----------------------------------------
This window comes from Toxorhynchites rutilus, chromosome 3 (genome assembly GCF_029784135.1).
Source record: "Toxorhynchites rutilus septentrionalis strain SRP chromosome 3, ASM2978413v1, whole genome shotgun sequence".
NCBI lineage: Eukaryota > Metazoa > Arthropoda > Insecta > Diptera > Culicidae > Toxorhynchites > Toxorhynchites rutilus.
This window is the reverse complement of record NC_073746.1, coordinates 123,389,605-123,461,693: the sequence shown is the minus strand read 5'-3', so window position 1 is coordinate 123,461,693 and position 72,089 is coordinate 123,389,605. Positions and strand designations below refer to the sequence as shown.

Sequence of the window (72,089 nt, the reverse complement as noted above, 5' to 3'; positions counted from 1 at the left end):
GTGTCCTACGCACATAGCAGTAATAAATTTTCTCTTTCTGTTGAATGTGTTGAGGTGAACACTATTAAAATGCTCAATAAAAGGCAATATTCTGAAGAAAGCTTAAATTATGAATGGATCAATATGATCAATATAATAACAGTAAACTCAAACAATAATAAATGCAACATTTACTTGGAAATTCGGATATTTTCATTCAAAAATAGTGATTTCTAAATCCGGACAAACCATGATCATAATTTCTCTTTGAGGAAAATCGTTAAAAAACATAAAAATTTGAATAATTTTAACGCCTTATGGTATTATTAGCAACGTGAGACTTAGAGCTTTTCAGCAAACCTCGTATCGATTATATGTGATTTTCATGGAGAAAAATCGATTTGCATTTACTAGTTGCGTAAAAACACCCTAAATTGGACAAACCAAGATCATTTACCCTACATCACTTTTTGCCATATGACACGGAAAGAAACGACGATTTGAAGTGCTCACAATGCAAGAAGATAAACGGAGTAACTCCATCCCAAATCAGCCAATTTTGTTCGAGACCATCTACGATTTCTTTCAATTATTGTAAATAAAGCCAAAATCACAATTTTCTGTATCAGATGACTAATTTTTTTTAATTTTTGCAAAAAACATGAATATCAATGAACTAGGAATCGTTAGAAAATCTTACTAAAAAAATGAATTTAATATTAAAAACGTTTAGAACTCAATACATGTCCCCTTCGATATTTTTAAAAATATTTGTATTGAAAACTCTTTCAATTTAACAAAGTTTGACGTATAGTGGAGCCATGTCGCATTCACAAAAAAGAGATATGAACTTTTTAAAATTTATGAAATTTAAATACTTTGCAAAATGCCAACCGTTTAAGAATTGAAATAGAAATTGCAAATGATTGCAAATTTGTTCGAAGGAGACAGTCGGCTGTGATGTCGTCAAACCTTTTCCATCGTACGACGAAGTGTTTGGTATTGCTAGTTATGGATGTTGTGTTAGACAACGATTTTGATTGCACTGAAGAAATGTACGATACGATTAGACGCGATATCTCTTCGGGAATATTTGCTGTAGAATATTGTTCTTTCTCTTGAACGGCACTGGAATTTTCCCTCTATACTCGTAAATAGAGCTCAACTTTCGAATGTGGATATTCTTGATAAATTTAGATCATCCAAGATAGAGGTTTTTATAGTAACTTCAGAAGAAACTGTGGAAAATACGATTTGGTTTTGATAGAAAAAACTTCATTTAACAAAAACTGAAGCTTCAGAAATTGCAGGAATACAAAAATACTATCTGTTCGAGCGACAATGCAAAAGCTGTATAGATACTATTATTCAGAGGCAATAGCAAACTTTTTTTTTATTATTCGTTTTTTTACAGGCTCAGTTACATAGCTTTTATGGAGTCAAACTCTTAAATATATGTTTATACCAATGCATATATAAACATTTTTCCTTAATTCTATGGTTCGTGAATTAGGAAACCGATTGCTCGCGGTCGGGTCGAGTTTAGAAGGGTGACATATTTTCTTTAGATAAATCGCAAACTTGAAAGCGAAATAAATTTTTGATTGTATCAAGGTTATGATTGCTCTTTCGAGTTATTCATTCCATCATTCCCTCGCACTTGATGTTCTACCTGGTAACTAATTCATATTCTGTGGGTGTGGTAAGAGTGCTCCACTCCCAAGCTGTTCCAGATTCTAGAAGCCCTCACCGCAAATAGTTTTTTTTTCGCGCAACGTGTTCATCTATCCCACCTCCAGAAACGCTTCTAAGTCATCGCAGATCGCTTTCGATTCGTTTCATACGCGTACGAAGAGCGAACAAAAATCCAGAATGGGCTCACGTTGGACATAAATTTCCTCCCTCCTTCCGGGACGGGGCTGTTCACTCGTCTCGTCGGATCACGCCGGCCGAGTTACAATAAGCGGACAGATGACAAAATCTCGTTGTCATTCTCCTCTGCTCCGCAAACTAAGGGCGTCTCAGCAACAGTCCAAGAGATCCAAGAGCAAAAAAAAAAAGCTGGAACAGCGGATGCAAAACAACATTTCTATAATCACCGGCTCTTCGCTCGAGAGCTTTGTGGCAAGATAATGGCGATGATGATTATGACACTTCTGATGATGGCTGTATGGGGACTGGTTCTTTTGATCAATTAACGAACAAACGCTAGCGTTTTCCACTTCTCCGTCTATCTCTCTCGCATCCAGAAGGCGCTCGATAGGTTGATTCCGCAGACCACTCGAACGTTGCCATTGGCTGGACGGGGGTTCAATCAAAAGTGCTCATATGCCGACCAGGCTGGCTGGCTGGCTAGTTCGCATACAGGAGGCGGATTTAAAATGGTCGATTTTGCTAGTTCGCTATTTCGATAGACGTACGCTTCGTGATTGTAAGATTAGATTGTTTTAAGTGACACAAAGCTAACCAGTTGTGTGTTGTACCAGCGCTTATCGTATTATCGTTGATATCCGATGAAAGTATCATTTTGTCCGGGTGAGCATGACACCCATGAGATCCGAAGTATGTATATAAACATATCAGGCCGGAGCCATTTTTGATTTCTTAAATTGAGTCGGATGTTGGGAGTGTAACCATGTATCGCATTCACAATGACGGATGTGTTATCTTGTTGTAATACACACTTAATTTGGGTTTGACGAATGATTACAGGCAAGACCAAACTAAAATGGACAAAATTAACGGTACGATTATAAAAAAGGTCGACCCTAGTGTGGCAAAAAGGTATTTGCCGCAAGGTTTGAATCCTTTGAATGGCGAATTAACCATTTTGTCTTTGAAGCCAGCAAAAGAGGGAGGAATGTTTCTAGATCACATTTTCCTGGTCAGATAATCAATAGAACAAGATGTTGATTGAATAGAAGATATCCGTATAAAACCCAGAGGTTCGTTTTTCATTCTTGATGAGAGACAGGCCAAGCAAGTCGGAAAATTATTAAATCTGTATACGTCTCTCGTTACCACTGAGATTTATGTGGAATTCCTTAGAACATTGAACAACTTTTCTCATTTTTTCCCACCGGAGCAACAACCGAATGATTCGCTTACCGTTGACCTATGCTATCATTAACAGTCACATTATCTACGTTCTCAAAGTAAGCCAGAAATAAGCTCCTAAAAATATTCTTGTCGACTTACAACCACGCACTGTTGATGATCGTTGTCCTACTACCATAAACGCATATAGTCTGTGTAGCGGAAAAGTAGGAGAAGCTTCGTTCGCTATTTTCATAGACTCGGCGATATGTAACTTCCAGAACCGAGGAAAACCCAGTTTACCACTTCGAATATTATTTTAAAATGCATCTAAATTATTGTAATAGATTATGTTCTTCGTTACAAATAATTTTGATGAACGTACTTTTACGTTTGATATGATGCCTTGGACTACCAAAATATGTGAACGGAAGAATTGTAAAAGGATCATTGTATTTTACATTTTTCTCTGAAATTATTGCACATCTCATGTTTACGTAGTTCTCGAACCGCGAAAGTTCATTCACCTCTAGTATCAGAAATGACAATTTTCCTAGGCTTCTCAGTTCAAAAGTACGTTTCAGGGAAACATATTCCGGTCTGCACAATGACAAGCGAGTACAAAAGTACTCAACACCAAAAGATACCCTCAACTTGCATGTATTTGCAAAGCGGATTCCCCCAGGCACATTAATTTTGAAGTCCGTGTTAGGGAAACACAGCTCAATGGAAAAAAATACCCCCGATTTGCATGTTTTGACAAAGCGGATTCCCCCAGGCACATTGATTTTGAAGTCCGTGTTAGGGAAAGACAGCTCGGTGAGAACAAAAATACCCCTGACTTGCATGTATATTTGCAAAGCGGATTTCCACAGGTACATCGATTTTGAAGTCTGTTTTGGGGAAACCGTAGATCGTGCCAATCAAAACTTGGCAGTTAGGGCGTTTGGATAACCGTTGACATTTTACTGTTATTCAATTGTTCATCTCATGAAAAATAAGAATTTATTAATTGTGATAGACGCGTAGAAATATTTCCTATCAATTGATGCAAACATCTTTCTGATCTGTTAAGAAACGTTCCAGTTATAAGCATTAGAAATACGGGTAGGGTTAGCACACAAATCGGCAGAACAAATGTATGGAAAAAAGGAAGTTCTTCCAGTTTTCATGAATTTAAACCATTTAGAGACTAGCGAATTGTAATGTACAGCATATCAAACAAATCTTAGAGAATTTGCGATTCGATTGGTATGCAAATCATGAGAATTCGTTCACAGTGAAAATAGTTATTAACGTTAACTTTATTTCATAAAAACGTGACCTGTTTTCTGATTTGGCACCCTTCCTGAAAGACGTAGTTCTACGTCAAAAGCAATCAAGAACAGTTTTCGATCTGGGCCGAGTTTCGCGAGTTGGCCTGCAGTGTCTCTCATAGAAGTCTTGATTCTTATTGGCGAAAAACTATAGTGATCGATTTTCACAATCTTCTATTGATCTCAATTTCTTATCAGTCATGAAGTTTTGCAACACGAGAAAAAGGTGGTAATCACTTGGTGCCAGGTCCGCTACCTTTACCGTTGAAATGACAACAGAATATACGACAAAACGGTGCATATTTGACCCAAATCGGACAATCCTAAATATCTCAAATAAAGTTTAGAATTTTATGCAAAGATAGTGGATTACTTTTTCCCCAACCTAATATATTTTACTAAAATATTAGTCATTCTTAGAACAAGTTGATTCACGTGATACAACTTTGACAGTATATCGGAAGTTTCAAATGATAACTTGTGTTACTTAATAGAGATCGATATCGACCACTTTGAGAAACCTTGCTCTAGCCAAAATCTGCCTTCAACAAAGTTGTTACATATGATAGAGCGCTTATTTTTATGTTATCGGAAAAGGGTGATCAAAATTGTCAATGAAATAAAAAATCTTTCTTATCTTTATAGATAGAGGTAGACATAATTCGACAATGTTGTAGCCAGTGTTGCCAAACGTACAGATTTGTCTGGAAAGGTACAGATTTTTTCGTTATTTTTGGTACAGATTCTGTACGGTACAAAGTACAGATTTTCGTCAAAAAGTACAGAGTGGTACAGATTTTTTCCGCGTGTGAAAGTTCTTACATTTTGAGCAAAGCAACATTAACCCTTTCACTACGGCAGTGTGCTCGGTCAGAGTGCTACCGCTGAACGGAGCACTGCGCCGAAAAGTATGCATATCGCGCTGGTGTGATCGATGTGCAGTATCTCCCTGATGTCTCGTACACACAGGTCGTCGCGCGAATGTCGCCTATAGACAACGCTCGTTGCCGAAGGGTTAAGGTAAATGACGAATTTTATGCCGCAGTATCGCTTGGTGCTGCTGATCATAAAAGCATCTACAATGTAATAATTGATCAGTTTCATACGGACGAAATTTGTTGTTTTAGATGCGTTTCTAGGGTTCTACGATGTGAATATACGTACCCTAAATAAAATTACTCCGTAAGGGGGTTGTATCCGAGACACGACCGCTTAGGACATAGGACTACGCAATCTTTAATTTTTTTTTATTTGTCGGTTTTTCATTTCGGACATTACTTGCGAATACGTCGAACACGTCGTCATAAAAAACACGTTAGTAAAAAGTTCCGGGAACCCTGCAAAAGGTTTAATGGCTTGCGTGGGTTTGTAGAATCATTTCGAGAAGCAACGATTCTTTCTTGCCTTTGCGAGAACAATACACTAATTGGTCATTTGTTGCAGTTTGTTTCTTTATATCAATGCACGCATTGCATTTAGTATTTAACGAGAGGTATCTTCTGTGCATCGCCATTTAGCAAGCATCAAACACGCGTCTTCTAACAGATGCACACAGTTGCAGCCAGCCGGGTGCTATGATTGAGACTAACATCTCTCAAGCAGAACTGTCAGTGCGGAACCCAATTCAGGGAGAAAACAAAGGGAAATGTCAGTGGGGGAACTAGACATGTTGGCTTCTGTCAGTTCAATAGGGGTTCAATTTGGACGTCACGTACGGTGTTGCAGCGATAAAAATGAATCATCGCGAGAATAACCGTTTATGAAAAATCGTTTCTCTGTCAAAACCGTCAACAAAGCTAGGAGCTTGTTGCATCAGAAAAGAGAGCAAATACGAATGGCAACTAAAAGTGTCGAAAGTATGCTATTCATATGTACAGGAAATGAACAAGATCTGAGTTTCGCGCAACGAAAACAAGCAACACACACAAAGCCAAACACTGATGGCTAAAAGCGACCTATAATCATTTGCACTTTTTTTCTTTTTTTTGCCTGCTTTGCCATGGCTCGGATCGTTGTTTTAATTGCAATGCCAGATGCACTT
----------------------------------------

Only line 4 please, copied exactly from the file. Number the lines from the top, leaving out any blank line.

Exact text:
This window is the reverse complement of record NC_073746.1, coordinates 123,389,605-123,461,693: the sequence shown is the minus strand read 5'-3', so window position 1 is coordinate 123,461,693 and position 72,089 is coordinate 123,389,605. Positions and strand designations below refer to the sequence as shown.